July 22, 2019 3 min read

At ecopeco® our priorities are different. In creating tools that ignite your creative spirit, our first commitment is to crafting tools that we too would use and would allow our families to use. Our commitment resonates in every ecopeco® cutting mat that we produce. This is achieved through a number of features that make ecopeco® cutting mats supremely functional but also through our commitment to using the safest possible materials in producing your cutting mat, and our refusal to use PVC.

PVC is a highly versatile yet highly toxic form of plastic. It is known to be one of the most prolific synthetic materials found on the planet today and is used in millions of products across the globe. Also referred to as vinyl, PVC is used in a wide spectrum of industries, including food packaging, toys, building and construction, healthcare, automobile, electronics and more. 

The biggest problem with PVC is the fact that harmful chemicals are used to treat this plastic before it can be used to produce the millions of products made with PVC. Phthalates, a family of industrial chemicals, are highly effective at softening PVC but a number of these chemicals are known to be extremely hazardous to our health.  Phthalates such as BBP, DBP and DEHP are already banned from use in toys and products meant to help babies eat, sleep, teethe or suck. 

In order to make them pliable and flexible, cutting mats made from PVC are treated with phthalates. Given the fact that you’d be handling your cutting mat, the major threat would be exposure to phthalates due to absorption through the skin. Exposure through inhalation is another potential risk. These chemicals are associated with the growth of tumors, are considered carcinogenic, and may affect reproductive health in humans. Some are known to irritate the skin and eyes as well as cause nausea, dizziness and vomiting.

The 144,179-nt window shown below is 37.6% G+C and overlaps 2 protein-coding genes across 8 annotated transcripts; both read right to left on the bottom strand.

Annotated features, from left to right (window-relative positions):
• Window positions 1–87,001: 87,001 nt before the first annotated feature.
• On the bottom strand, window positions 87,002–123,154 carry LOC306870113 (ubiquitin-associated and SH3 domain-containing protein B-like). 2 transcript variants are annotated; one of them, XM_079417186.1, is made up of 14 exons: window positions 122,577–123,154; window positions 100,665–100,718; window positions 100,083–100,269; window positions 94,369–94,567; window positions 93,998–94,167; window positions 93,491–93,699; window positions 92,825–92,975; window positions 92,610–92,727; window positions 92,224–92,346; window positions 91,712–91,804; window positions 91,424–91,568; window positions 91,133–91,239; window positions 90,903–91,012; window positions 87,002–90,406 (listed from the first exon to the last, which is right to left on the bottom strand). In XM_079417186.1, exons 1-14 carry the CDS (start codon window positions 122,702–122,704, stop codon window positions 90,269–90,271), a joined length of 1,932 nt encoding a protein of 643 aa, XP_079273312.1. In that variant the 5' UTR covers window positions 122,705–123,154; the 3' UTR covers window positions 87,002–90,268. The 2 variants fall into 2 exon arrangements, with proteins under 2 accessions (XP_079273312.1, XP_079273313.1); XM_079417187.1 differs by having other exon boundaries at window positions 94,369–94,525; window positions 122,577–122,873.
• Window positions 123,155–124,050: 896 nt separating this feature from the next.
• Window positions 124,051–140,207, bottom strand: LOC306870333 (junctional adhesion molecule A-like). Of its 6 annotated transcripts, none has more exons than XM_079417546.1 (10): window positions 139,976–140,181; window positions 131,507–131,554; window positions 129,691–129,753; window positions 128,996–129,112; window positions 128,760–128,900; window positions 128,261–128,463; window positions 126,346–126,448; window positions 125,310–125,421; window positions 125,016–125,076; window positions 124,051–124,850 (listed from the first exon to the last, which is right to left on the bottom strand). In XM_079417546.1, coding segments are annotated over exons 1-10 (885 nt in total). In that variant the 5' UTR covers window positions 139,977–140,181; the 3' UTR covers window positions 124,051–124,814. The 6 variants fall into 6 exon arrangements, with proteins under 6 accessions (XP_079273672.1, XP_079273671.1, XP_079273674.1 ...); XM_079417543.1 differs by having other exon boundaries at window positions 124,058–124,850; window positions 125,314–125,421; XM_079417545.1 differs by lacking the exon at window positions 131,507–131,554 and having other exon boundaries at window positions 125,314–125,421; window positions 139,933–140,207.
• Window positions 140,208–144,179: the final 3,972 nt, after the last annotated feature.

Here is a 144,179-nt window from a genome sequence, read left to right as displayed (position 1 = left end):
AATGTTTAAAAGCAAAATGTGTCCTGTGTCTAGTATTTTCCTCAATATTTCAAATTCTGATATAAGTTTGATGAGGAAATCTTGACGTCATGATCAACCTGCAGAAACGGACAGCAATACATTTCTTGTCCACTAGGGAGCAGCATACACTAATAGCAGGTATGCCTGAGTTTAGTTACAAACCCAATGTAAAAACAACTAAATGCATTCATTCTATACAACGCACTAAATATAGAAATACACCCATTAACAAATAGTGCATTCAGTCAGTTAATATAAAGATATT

The production of PVC is another major cause for concern. Factories producing PVC emit extremely hazardous dioxins, which the World Health Organization defines as a "group of chemically-related compounds that are persistent environmental pollutants (POPs)." So toxic are these emissions, that they are measured in hundredths of grams.

Even more harrowing is the use of recycled PVC. Emotively renamed to suggest an environmentally friendly option, recycled PVC contains a hazardous concoction of hazardous chemicals, heavy metals and other additives that form a part of the recycling process. As far as your cutting mat choice is concerned, it is important to know that the middle layer of some cutting mats are made from this recycled PVC as a means of reducing production costs. 

While all products containing PVC display the recycling symbol with the number 3, you will notice that all ecopeco® cutting mats bare the recycling symbol with the number 5 inside the triangle. You can rest assured that ecopeco® cutting mats contain absolutely no PVC.

At ecopeco® we are passionately committed to your creativity and your health. We simply can’t accept a compromise on either of these priorities. You see, we’re creative spirits who want to create tools that inspire the best of your creativity. How could that ever be possible if we were producing cutting mats that emit harsh chemical smells, are made from materials widely known to be harmful to our health and contain materials that cause profound harm to our shared environment?

Whether you’re a quilter, sewer, artist, bullet journal aficionado, model maker or whatever other creative pursuit ignites your soul, we at ecopeco® want to know that our products have played a role in you fulfilling your creative goals and we’re 100% committed to doing it with your best interests at heart.

 

References:

1. https://www.theworldcounts.com/counters/use_of_chemicals_in_daily_life/is_pvc_toxic

2. https://www.greenlivingtips.com/articles/pvc-and-the-environment.html

3. https://cehn.org/our-work/eco-healthy-child-care/ehcc-faqs/phthalates-polyvinyl-chloride-pvc/

4. https://safebabyhealthychild.com/how-dangerous-is-pvc-in-toys-weve-got-the-answers-from-the-expert/

5. https://www.webmd.com/a-to-z-guides/features/what-are-phthalates#1

6. https://healthybuilding.net/blog/25-epa-reaffirms-pvcs-negative-health-impacts

7. https://www.who.int/news-room/fact-sheets/detail/dioxins-and-their-effects-on-human-health


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